Fairest : a memoir

by Talusan, Meredith,

Format: Print Book 2020
Availability: Available at 5 Libraries 5 of 5 copies
Available (5)
Location Collection Call #
CLP - Brookline Non-Fiction Collection HQ77.8.T36 A3 2020
Location  CLP - Brookline
 
Collection  Non-Fiction Collection
 
Call Number  HQ77.8.T36 A3 2020
 
 
CLP - Main Library First Floor - New Non-fiction HQ77.8.T36 A3 2020
Location  CLP - Main Library
 
Collection  First Floor - New Non-fiction
 
Call Number  HQ77.8.T36 A3 2020
 
 
Mt. Lebanon Public Library Non-Fiction 306.76 Tal
Location  Mt. Lebanon Public Library
 
Collection  Non-Fiction
 
Call Number  306.76 Tal
 
 
Northland Public Library Biography B TALUSAN
Location  Northland Public Library
 
Collection  Biography
 
Call Number  B TALUSAN
 
 
Pleasant Hills Public Library Nonfiction 92 TALUSAN Meredith
Location  Pleasant Hills Public Library
 
Collection  Nonfiction
 
Call Number  92 TALUSAN Meredith
 
 
Summary
Finalist for the 2021 Lambda Literary Award for Transgender Nonfiction

"Talusan sails past the conventions of trans and immigrant memoirs." -- The New York Times Book Review

"A ball of light hurled into the dark undertow of migration and survival." --Ocean Vuong, author of On Earth We're Briefly Gorgeous

A singular, beautifully written coming-of-age memoir of a Filipino boy with albinism whose story travels from an immigrant childhood to Harvard to a gender transition and illuminates the illusions of race, disability, and gender

Fairest is a memoir about a precocious boy with albinism, a "sun child" from a rural Philippine village, who would grow up to become a woman in America. Coping with the strain of parental neglect and the elusive promise of U.S. citizenship, Talusan found childhood comfort from her devoted grandmother, a grounding force as she was treated by others with special preference or public curiosity. As an immigrant to the United States, Talusan came to be perceived as white. An academic scholarship to Harvard provided access to elite circles of privilege but required Talusan to navigate through the complex spheres of race, class, sexuality, and her place within the gay community. She emerged as an artist and an activist questioning the boundaries of gender. Talusan realized she did not want to be confined to a prescribed role as a man, and transitioned to become a woman, despite the risk of losing a man she deeply loved. Throughout her journey, Talusan shares poignant and powerful episodes of desirability and love that will remind readers of works such as Call Me By Your Name and Giovanni's Room . Her evocative reflections will shift our own perceptions of love, identity, gender, and the fairness of life.
Published Reviews
Booklist Review: "At 15, the author, born an albino Filipino, descendant of peasant farmers, immigrated to the U.S., where she was perceived as being white. Academically gifted, she went to Harvard, where she came out, and, some years later, after going to work at MIT, completed her transition to being a transgender woman. This is her coming-of-age story, which moves backward and forward in time, from being the grandchild of a doting grandmother who regards her as beautiful and promises her a better future, to growing up the offspring of woefully neglectful parents; from a childhood crush on her best friend to a life-enriching love with an older man. Her carefully detailed story is notable for its introspection ("I liked being alone with my thoughts") and emotional depth. The account of her earlier life as a man and her decision to become a woman--including reassignment surgery--is psychologically acute, enlightening, and occasionally heartbreaking as her decision to transition spelled the end of her relationship with the man she loved. Fairest is a welcome addition to transgender literature."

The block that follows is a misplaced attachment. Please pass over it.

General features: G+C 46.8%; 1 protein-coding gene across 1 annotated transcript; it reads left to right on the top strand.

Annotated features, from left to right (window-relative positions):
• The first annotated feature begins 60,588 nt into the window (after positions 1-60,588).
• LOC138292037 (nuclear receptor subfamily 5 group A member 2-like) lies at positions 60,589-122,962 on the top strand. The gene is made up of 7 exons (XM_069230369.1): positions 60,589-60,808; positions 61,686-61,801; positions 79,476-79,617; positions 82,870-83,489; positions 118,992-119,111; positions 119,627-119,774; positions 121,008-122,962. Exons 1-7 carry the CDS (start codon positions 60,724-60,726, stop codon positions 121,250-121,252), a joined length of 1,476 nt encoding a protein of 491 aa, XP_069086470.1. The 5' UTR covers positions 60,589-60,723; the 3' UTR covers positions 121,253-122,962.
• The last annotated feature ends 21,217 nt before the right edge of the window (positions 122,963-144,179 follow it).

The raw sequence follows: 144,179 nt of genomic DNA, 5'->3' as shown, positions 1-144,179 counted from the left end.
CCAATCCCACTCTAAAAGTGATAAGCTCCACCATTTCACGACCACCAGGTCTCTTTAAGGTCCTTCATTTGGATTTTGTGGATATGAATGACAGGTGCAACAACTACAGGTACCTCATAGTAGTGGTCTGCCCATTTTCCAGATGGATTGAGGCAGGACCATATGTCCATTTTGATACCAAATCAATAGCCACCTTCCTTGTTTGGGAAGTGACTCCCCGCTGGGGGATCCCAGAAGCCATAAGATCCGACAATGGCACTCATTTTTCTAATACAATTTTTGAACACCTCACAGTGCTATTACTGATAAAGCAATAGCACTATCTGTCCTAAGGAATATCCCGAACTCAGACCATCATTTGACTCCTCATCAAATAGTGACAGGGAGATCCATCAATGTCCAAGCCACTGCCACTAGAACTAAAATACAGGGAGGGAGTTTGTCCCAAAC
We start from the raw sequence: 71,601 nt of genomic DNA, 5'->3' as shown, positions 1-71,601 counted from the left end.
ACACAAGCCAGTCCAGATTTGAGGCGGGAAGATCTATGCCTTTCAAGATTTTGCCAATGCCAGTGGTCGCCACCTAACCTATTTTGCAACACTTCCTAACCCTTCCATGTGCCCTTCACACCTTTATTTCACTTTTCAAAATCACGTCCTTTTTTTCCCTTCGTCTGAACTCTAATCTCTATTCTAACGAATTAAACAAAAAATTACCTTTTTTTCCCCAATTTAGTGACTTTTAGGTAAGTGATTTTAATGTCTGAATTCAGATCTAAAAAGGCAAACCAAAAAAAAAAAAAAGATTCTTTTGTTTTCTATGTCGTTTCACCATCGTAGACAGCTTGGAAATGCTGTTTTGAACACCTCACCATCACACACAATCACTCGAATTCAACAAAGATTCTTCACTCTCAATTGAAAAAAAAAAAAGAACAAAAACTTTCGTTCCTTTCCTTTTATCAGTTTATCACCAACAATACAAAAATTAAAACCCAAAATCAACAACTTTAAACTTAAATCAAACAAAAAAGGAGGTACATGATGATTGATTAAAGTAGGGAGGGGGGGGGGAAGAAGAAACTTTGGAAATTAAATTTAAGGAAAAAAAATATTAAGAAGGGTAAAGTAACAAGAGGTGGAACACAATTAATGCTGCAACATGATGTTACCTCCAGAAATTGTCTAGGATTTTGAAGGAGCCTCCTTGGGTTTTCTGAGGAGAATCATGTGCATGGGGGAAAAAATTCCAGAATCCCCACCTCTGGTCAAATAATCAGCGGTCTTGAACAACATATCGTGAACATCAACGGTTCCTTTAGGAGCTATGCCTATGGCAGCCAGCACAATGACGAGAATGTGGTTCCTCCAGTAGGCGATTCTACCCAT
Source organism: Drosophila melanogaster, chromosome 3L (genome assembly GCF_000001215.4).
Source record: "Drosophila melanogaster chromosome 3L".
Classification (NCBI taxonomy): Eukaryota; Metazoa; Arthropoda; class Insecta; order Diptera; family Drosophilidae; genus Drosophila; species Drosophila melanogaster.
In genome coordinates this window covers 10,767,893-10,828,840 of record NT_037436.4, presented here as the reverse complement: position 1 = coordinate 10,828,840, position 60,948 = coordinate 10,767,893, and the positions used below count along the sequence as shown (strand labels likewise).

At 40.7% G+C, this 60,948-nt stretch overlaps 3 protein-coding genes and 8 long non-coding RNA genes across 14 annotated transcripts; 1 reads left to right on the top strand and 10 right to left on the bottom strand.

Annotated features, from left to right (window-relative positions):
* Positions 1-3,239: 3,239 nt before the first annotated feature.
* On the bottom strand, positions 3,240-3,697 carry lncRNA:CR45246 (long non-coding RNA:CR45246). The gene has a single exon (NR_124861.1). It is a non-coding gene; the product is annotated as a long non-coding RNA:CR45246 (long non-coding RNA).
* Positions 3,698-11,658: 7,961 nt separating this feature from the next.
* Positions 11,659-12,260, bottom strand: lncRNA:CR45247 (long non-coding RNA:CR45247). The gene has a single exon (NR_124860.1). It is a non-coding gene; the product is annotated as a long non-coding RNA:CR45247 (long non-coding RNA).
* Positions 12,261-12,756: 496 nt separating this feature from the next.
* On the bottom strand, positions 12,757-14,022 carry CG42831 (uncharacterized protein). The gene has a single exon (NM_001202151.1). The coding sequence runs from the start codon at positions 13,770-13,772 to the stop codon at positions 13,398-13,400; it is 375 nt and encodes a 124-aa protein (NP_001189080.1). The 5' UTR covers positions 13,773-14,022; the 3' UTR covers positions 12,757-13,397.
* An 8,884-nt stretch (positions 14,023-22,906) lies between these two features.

From Booklist, Copyright (c) American Library Association. Used with permission.
Publisher's Weekly Review: "Talusan, a founding executive editor of Them, Condé Nast's LGBTQ online magazine, who was born as an albino boy in the Philippines, relays her "journey across gender" in an assured debut memoir with a cinematic flair. Talusan discusses growing up as a blond-haired oddity with "weak eyes" in the Philippines in the 1970s and '80s, and of feeling shame for liking boys. She writes with distance about her "derelict" parents--father was absent, mother was a gambler--who in 1990 brought her to the U.S., where "white people thought I was white" and where it was "to my benefit to seem white too." Talusan attended Harvard, where she came out as gay and began exploring drag and her desire to transition. She addresses her sex life, including going to a bathhouse and hooking up with men through personal ads, and talks heartbreakingly of being in a relationship with someone who loved her as a man but not as a woman. Talusan had gender reassignment surgery in Thailand in 2002, but the narrative jumps over the procedure itself; rather, it's about the process of coming into one's own and of gaining "freedom of expression" through gender transition. This elegant memoir examining whiteness, womanhood, and the shaping of identity will resonate with readers of any community, LGBTQ or not. (May)"
(c) Copyright PWxyz, LLC. All rights reserved
Additional Information
Subjects Talusan, Meredith -- Childhood and youth.
Harvard University -- Students -- Biography.
Transgender youth -- United States -- Biography.
Transgender women -- United States -- Biography.
Filipino American youth -- Biography.
Gay college students -- Massachusetts -- Biography.
Immigrant children -- United States -- Biography.
Albinos and albinism -- United States -- Biography.
Albinos and albinism -- Philippines -- Biography.
Gender identity -- United States -- Psychological aspects.
Autobiographies.
Publisher [New York, New York] :2020
Language English
Description 310 pages ; 24 cm
ISBN 9780525561309
0525561307
Other Classic View